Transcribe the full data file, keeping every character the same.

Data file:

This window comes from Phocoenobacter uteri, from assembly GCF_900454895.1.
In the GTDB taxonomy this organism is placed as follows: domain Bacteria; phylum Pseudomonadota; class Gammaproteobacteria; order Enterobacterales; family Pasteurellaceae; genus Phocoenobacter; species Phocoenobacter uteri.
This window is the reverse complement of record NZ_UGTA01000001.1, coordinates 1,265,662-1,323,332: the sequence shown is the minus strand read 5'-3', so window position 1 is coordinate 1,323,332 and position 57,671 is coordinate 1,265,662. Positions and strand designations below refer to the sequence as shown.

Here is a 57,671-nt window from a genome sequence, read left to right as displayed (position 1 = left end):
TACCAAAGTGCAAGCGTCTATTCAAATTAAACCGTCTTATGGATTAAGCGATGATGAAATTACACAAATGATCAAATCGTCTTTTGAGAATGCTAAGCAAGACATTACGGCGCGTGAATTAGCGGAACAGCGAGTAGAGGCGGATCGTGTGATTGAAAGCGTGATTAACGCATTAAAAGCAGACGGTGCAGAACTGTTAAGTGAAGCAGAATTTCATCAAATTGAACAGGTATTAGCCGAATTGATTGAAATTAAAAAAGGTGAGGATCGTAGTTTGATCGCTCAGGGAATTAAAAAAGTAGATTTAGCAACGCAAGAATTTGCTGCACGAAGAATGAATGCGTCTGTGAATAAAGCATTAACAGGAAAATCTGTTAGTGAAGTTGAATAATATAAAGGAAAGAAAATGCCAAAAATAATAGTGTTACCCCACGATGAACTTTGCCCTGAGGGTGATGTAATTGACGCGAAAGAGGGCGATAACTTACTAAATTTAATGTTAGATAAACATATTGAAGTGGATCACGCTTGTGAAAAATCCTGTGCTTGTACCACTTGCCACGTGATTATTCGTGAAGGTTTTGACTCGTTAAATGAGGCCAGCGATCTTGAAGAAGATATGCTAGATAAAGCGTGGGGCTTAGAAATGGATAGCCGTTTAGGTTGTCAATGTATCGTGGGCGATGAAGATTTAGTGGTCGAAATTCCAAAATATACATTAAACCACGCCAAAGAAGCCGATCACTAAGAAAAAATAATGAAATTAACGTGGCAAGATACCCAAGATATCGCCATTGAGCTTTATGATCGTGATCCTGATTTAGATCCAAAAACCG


This window comes from Phocoenobacter uteri, from assembly GCF_900454895.1.
In the GTDB taxonomy this organism is placed as follows: domain Bacteria; phylum Pseudomonadota; class Gammaproteobacteria; order Enterobacterales; family Pasteurellaceae; genus Phocoenobacter; species Phocoenobacter uteri.
This window is the reverse complement of record NZ_UGTA01000001.1, coordinates 1,265,662-1,323,332: the sequence shown is the minus strand read 5'-3', so window position 1 is coordinate 1,323,332 and position 57,671 is coordinate 1,265,662. Positions and strand designations below refer to the sequence as shown.

Here is a 57,671-nt window from a genome sequence, read left to right as displayed (position 1 = left end):
TACCAAAGTGCAAGCGTCTATTCAAATTAAACCGTCTTATGGATTAAGCGATGATGAAATTACACAAATGATCAAATCGTCTTTTGAGAATGCTAAGCAAGACATTACGGCGCGTGAATTAGCGGAACAGCGAGTAGAGGCGGATCGTGTGATTGAAAGCGTGATTAACGCATTAAAAGCAGACGGTGCAGAACTGTTAAGTGAAGCAGAATTTCATCAAATTGAACAGGTATTAGCCGAATTGATTGAAATTAAAAAAGGTGAGGATCGTAGTTTGATCGCTCAGGGAATTAAAAAAGTAGATTTAGCAACGCAAGAATTTGCTGCACGAAGAATGAATGCGTCTGTGAATAAAGCATTAACAGGAAAATCTGTTAGTGAAGTTGAATAATATAAAGGAAAGAAAATGCCAAAAATAATAGTGTTACCCCACGATGAACTTTGCCCTGAGGGTGATGTAATTGACGCGAAAGAGGGCGATAACTTACTAAATTTAATGTTAGATAAACATATTGAAGTGGATCACGCTTGTGAAAAATCCTGTGCTTGTACCACTTGCCACGTGATTATTCGTGAAGGTTTTGACTCGTTAAATGAGGCCAGCGATCTTGAAGAAGATATGCTAGATAAAGCGTGGGGCTTAGAAATGGATAGCCGTTTAGGTTGTCAATGTATCGTGGGCGATGAAGATTTAGTGGTCGAAATTCCAAAATATACATTAAACCACGCCAAAGAAGCCGATCACTAAGAAAAAATAATGAAATTAACGTGGCAAGATACCCAAGATATCGCCATTGAGCTTTATGATCGTGATCCTGATTTAGATCCAAAAACCG